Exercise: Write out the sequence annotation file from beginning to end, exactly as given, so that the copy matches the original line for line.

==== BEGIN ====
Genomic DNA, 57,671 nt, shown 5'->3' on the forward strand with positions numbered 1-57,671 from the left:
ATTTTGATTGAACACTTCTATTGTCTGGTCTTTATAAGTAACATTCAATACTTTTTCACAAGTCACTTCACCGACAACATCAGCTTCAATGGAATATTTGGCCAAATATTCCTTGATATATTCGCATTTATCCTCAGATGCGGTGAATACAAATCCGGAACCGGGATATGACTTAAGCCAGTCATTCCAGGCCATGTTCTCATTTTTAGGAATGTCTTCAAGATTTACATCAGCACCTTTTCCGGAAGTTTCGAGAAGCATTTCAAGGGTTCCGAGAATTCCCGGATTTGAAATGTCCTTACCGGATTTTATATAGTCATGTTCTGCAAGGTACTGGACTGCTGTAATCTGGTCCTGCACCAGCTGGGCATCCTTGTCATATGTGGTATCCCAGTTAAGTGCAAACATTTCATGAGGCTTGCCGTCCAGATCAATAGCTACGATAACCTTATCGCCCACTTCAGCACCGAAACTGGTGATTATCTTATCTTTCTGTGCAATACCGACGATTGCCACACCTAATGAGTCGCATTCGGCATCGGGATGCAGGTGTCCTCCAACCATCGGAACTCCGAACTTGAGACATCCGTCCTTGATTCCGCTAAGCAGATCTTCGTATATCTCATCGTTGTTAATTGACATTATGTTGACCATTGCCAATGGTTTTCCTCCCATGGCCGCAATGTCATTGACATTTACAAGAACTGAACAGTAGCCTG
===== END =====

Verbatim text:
Genomic DNA, 57,671 nt, shown 5'->3' on the forward strand with positions numbered 1-57,671 from the left:
ATTTTGATTGAACACTTCTATTGTCTGGTCTTTATAAGTAACATTCAATACTTTTTCACAAGTCACTTCACCGACAACATCAGCTTCAATGGAATATTTGGCCAAATATTCCTTGATATATTCGCATTTATCCTCAGATGCGGTGAATACAAATCCGGAACCGGGATATGACTTAAGCCAGTCATTCCAGGCCATGTTCTCATTTTTAGGAATGTCTTCAAGATTTACATCAGCACCTTTTCCGGAAGTTTCGAGAAGCATTTCAAGGGTTCCGAGAATTCCCGGATTTGAAATGTCCTTACCGGATTTTATATAGTCATGTTCTGCAAGGTACTGGACTGCTGTAATCTGGTCCTGCACCAGCTGGGCATCCTTGTCATATGTGGTATCCCAGTTAAGTGCAAACATTTCATGAGGCTTGCCGTCCAGATCAATAGCTACGATAACCTTATCGCCCACTTCAGCACCGAAACTGGTGATTATCTTATCTTTCTGTGCAATACCGACGATTGCCACACCTAATGAGTCGCATTCGGCATCGGGATGCAGGTGTCCTCCAACCATCGGAACTCCGAACTTGAGACATCCGTCCTTGATTCCGCTAAGCAGATCTTCGTATATCTCATCGTTGTTAATTGACATTATGTTGACCATTGCCAATGGTTTTCCTCCCATGGCCGCAATGTCATTGACATTTACAAGAACTGAACAGTAGCCTG